It was not until 1997 that HCPC specifically documented those locations where the Trail crossed the hydrologic divide. The divide is, according to HCPC's interpretation of the HCNRA Act, the Wilderness boundary. In response to that discovery, and after a series of exchanges with the Forest Service over the existence and location of the "May 1978" map referred to in the Act, HCPC brought this suit in 2002, alleging violations of the HCNRA Act, the Wilderness Act, and the Administrative Procedure Act, 5 U.S.C. § 706. Specifically, HCPC alleged in its complaint that (1) the Service violated the HCNRA Act by failing to produce or otherwise provide the 1978 map required by the Act to be on file in the Forest Service Chief's office; (2) portions of the Lord Flat Trail remain in the Hells Canyon Wilderness, and motorized vehicle use on the trail therefore violates the Wilderness Act; and (3) the Service's current definition of the western Wilderness boundary as following the rim of the Canyon rather than the hydrologic divide is arbitrary and capricious in violation of the APA.

In an unpublished opinion, the district court dismissed the suit, finding each of HCPC's claims barred by res judicata. Specifically, the court held that all of HCPC's claims either were or could have been raised in the HCPC I litigation, and that final judgment in that case therefore precluded re-litigation of those claims here. From this ruling, HCPC timely appeals.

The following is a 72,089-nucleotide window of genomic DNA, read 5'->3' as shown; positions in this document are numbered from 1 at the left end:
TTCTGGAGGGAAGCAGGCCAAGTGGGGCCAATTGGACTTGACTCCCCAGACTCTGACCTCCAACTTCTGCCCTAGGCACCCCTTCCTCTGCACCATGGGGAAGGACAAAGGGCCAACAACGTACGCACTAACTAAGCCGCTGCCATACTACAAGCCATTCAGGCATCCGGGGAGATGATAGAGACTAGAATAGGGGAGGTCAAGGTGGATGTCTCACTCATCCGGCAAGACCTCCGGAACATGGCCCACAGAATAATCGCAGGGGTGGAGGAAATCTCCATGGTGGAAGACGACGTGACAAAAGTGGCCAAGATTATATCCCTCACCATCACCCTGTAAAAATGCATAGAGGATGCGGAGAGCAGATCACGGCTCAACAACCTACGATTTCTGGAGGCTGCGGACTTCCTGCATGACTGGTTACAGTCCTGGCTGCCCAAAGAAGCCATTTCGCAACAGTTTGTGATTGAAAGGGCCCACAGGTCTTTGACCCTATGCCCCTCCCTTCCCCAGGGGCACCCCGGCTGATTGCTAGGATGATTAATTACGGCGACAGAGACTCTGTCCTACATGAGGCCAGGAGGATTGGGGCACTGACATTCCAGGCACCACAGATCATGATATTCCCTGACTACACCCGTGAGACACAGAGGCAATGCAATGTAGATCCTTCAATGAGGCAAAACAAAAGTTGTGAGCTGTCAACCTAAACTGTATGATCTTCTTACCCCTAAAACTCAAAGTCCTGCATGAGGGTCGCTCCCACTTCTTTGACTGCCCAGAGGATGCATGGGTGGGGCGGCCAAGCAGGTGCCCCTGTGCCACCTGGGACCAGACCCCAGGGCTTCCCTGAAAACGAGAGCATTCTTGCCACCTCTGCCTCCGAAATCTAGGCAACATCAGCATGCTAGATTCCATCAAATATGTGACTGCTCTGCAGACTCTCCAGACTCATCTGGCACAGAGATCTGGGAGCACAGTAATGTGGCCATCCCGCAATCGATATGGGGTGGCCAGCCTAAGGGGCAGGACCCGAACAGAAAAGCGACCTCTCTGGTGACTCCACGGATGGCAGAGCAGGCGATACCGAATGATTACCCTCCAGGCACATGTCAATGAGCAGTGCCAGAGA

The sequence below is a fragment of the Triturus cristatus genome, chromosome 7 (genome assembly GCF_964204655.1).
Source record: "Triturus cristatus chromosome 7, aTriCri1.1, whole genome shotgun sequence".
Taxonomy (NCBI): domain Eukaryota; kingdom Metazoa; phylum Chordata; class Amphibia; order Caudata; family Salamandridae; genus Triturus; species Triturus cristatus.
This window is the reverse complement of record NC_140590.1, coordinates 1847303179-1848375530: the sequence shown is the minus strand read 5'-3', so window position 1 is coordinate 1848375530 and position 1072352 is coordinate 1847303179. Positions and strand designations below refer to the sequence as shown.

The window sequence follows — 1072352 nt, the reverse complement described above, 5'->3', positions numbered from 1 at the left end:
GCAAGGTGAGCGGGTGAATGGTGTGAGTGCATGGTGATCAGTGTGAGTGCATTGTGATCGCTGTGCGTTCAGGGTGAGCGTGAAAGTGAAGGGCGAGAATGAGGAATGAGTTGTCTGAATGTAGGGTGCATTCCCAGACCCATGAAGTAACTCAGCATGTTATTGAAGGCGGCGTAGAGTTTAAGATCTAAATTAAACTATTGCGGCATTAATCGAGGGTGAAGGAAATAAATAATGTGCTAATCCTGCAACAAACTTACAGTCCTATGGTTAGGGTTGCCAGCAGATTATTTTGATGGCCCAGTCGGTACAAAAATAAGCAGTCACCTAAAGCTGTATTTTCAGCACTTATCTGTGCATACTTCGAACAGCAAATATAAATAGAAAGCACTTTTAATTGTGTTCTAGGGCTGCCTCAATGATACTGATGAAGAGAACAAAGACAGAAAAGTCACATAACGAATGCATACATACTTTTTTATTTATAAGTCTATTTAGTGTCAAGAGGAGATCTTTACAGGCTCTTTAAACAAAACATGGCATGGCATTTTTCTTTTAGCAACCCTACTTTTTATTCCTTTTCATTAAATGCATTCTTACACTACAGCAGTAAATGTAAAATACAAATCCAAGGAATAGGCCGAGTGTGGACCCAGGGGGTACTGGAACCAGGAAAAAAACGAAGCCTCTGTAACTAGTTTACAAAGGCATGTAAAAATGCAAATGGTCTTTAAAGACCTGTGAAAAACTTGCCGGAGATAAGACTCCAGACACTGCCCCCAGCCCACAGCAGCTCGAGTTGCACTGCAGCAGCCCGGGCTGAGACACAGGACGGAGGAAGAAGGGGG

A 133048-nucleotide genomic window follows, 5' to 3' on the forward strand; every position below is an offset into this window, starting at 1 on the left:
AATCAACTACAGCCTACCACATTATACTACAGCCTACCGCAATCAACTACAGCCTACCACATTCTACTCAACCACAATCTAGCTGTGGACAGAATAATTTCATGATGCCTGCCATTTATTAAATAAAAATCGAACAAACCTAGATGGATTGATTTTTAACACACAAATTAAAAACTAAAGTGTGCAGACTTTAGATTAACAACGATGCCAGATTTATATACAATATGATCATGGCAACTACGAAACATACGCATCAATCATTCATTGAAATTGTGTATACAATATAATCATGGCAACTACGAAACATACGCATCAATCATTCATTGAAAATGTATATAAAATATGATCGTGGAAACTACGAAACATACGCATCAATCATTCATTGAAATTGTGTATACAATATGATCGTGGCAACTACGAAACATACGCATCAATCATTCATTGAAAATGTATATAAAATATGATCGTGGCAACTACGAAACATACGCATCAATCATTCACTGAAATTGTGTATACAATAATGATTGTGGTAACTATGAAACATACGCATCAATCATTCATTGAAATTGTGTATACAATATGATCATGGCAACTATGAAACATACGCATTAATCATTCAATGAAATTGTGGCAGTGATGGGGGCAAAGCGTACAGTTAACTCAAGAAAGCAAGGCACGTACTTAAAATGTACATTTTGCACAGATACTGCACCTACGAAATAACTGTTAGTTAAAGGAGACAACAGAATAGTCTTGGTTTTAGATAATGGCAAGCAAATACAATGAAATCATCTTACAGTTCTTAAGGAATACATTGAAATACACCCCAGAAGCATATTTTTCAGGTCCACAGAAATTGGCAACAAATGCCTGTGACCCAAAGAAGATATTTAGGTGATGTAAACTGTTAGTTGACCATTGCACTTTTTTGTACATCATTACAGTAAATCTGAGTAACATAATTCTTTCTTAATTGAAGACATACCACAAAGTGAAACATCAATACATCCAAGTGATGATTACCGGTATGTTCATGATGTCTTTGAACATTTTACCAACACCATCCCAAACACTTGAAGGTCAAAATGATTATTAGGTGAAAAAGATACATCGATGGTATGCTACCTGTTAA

We review the district court's dismissal on res judicata grounds de novo. Stewart v. U.S. Bancorp, 297 F.3d 953, 956 (9th Cir.2002). As we recently explained, "[t]he doctrine of res judicata provides that a final judgment on the merits bars further claims by parties or their privies based on the same cause of action, and is central to the purpose for which civil courts have been established, the conclusive resolution of disputes within their jurisdiction." Headwaters Inc. v. U.S. Forest Serv., 399 F.3d 1047, 1051-52 (9th Cir.2005) (internal quotation marks omitted).2 "The elements necessary to establish res judicata are: '(1) an identity of claims, (2) a final judgment on the merits, and (3) privity between parties.'" Id. at 1052(quoting Tahoe-Sierra Pres. Council, Inc. v. Tahoe Reg'l Planning Agency, 322 F.3d 1064, 1077 (9th Cir.2003)). As the parties are identical, the only issues here are whether there is "an identity of claims" with, and "a final judgment on the merits" in, HCPC I.